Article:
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Lattice reduction

Overview

Having introduced the LLL reduction, we now provide a more general notions of a reduced basis for a lattice as well as provide bounds for the basis vectors. The key idea behind introducing these definitions is that once we know some basis vector is []-reduced, we can bound the sizes of the basis, which is important when algorithms require short vectors in a lattice. For fast algorithms, LLL-reduction is typically the most important notion as it can be computed quickly. Two main definitions appear often when discussing lattice reductions, which we will provide here.

Definitions

A basis
{bi}i=1d\left\{b_i\right\}_{i=1}^d
is size-reduced if
μi,j12\left|\mu_{i,j}\right|\leq\frac12
. Intuitively this captures the idea that a reduced basis being "almost orthogonal".
Let
LL
be a lattice,
1idimL=d1\leq i\leq\dim L=d
, we define the
ithi^\text{th}
successive minima
λi(L)\lambda_i(L)
as
λi(L)=min(max1ji(vj):vjL are linearly independent)\lambda_i(L)=\min\left(\max_{1\leq j\leq i}\left(\left\lVert v_j\right\rVert\right):v_j\in L\text{ are linearly independent}\right)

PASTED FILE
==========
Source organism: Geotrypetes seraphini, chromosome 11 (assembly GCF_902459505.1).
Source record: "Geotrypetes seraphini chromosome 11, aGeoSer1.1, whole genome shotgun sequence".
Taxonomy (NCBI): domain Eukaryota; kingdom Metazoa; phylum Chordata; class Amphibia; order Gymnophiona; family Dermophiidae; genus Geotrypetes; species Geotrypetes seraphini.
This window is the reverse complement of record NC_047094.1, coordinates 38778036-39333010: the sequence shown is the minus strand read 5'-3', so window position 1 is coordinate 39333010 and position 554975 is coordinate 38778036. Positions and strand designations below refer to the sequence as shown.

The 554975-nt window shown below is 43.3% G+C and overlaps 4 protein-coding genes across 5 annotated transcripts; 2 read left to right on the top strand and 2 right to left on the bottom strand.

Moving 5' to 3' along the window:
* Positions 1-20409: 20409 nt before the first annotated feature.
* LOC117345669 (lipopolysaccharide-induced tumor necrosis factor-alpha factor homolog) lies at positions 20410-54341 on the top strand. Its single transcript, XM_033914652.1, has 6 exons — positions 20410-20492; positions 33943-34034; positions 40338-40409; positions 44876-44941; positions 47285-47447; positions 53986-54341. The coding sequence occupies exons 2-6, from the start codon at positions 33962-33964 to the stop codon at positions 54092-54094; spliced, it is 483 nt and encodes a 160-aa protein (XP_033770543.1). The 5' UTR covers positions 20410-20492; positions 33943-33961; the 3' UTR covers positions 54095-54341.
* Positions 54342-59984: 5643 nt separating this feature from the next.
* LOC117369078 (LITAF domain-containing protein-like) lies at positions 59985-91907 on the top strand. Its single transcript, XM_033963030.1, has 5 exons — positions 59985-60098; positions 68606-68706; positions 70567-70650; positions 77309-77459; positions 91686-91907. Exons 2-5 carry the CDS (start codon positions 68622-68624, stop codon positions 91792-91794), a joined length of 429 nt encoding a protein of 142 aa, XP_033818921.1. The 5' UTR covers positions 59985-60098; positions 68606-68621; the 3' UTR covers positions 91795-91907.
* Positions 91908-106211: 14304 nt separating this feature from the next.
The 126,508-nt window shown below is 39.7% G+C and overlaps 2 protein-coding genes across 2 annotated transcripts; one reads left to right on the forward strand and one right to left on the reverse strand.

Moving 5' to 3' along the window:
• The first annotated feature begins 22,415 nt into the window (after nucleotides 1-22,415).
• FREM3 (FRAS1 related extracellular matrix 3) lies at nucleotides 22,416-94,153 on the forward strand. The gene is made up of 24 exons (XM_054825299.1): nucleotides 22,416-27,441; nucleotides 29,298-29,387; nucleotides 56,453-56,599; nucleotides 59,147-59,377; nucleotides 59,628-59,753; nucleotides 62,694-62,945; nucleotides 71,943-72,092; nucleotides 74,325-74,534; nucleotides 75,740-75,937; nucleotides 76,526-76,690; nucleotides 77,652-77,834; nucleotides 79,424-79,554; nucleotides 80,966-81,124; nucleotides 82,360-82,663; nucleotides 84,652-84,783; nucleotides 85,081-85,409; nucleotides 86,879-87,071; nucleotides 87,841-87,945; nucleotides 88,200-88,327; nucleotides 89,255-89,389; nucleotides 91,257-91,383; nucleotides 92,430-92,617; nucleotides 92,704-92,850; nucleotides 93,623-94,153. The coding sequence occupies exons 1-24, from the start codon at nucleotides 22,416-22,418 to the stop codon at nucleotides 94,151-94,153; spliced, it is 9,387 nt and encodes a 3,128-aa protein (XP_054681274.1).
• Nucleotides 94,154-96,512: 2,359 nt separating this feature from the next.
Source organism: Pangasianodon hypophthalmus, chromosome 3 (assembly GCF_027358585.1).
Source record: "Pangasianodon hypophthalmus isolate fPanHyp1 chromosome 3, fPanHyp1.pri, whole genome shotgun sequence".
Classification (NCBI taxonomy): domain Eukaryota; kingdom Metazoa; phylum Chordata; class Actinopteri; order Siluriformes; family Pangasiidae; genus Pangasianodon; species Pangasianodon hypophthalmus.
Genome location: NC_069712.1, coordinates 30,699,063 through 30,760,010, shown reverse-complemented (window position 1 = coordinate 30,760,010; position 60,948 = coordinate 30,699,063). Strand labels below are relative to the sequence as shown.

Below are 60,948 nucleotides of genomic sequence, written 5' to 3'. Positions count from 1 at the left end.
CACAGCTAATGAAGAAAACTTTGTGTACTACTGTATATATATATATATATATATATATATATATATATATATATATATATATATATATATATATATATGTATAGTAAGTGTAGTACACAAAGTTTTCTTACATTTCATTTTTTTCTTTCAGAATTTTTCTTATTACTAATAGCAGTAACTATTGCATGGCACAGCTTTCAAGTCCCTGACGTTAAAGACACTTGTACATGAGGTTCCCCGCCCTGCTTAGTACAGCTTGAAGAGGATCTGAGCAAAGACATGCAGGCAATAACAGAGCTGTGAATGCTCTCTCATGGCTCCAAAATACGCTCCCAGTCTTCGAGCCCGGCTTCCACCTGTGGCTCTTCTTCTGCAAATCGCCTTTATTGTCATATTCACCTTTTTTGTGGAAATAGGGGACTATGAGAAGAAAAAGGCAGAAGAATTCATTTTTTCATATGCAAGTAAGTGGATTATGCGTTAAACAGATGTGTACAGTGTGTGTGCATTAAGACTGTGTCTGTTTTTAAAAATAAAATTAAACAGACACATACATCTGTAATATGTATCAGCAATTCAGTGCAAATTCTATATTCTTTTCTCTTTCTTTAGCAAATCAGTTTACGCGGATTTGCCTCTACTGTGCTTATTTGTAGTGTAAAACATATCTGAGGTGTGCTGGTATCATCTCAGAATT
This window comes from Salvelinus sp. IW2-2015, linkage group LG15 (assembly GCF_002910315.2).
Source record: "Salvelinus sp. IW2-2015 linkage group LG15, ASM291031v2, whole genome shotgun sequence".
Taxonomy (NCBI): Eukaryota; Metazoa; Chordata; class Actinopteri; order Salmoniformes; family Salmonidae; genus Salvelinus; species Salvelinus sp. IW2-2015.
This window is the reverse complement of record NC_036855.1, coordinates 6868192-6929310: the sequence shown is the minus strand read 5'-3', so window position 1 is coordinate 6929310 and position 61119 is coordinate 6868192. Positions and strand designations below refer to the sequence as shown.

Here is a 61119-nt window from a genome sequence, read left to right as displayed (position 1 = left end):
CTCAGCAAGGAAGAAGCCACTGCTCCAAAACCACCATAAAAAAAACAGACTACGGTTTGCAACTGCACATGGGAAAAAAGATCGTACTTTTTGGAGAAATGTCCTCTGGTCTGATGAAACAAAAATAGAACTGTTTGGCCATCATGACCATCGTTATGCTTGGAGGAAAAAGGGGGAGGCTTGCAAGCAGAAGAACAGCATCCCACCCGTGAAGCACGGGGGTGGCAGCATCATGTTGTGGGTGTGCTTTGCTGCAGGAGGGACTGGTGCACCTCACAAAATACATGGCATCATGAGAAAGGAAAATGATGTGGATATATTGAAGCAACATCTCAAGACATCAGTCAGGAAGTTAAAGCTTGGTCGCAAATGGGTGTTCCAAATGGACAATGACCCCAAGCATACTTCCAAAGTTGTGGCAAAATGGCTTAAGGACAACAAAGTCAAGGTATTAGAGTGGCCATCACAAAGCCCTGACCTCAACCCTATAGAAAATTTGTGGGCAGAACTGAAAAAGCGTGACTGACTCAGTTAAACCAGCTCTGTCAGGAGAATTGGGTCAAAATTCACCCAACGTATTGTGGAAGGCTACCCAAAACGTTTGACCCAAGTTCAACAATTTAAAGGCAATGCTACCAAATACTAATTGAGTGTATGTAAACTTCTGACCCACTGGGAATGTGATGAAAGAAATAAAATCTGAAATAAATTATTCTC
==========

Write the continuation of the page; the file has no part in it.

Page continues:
Intuitively,
λi(L)\lambda_i(L)
is the length of the "
ithi^\text{th}
shortest lattice vector". This intuition is illustrated by the definition of
λ1\lambda_1
:
λ1(L)=min(v:vL)\lambda_1(L)=\min\left(\left\lVert v\right\rVert:v\in L\right)
However this is not precise as if
vv
is the shortest lattice vector, then
v-v
is also the shortest lattice vector.
Unfortunately, a basis
bib_i
for
LL
where
λi(L)=bi\lambda_i(L)=\left\lVert b_i\right\rVert
for dimensions
55
and above. This tells us that we can't actually define "the most reduced basis" in contrast to the 2D case (see Lagrange's algorithm) and we would need some other definition to convey this intuition.
An alternate definition of
λi(L)\lambda_i(L)
that will be helpful is the radius of the smallest ball centered at the origin such that the ball contains at least
ii
linearly independent vectors in
LL
.

Exercises

1) Show that both definitions of
λi\lambda_i
are equivalent
2) Consider the lattice
L=(2000002000002000002011111)L=\begin{pmatrix}2&0&0&0&0\\0&2&0&0&0\\0&0&2&0&0\\0&0&0&2&0\\1&1&1&1&1\end{pmatrix}
. Show that the successive minima are all
22
but no basis
bib_i
can satisfy
bi=λi\left\lVert b_i\right\rVert=\lambda_i
.
Last modified 5mo ago
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